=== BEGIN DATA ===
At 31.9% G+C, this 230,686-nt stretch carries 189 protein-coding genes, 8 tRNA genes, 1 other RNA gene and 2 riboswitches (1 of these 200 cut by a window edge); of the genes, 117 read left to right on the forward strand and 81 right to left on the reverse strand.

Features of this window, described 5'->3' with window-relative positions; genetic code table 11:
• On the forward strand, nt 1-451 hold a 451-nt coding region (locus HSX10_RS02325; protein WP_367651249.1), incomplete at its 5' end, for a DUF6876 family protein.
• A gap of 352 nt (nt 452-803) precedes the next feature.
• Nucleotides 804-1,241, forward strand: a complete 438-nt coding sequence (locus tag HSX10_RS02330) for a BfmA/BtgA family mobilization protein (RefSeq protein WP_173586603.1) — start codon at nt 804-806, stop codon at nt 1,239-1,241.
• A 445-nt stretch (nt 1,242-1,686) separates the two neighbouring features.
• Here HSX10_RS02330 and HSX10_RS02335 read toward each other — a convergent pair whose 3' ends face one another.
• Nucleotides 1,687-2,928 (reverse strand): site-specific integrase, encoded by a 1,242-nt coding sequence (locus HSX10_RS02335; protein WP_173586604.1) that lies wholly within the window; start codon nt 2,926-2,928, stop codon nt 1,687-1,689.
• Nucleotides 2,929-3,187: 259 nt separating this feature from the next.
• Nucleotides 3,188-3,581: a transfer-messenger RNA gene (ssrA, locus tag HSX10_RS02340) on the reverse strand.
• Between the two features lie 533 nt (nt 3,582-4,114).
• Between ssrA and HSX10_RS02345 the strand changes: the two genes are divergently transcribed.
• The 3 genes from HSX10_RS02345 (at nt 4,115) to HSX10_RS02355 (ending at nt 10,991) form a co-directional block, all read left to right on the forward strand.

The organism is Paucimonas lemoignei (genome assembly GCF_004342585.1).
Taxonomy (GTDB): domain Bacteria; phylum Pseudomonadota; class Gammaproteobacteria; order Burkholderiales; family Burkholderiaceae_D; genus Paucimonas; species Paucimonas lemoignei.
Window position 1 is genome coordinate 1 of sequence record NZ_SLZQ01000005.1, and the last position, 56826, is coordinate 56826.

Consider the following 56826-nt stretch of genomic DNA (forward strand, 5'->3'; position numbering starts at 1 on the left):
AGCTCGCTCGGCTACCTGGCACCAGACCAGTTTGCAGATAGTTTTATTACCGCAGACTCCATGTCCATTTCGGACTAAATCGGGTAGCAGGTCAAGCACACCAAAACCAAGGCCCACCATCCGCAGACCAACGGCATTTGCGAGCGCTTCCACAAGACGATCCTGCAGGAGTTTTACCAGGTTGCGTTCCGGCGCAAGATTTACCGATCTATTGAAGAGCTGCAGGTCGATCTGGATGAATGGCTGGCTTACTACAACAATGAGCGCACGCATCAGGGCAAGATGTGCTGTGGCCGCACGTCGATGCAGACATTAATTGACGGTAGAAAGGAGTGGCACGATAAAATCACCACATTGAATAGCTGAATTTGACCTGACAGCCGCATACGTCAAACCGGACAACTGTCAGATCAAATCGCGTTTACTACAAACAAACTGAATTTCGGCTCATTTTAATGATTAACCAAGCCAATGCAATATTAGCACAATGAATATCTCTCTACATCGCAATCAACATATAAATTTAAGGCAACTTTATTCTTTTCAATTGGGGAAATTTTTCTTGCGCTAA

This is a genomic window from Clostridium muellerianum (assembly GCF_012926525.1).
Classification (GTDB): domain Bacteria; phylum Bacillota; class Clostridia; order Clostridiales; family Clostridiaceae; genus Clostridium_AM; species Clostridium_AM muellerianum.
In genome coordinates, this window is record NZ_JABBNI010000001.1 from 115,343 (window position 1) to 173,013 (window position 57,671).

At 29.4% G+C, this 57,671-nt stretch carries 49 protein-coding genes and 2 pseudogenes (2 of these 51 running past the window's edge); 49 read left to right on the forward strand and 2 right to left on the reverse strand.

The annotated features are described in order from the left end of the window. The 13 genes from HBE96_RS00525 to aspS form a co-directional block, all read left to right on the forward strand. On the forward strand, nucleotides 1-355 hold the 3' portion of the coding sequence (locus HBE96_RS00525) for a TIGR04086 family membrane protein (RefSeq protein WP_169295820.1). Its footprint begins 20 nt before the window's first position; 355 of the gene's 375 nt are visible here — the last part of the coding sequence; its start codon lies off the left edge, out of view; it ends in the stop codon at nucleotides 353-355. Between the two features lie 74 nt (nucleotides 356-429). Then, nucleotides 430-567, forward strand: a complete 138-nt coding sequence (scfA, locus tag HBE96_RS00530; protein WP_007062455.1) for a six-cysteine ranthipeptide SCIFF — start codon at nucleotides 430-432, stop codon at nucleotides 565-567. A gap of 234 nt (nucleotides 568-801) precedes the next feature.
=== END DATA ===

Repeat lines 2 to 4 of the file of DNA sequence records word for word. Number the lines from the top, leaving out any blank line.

Features of this window, described 5'->3' with window-relative positions; genetic code table 11:
• On the forward strand, nt 1-451 hold a 451-nt coding region (locus HSX10_RS02325; protein WP_367651249.1), incomplete at its 5' end, for a DUF6876 family protein.
• A gap of 352 nt (nt 452-803) precedes the next feature.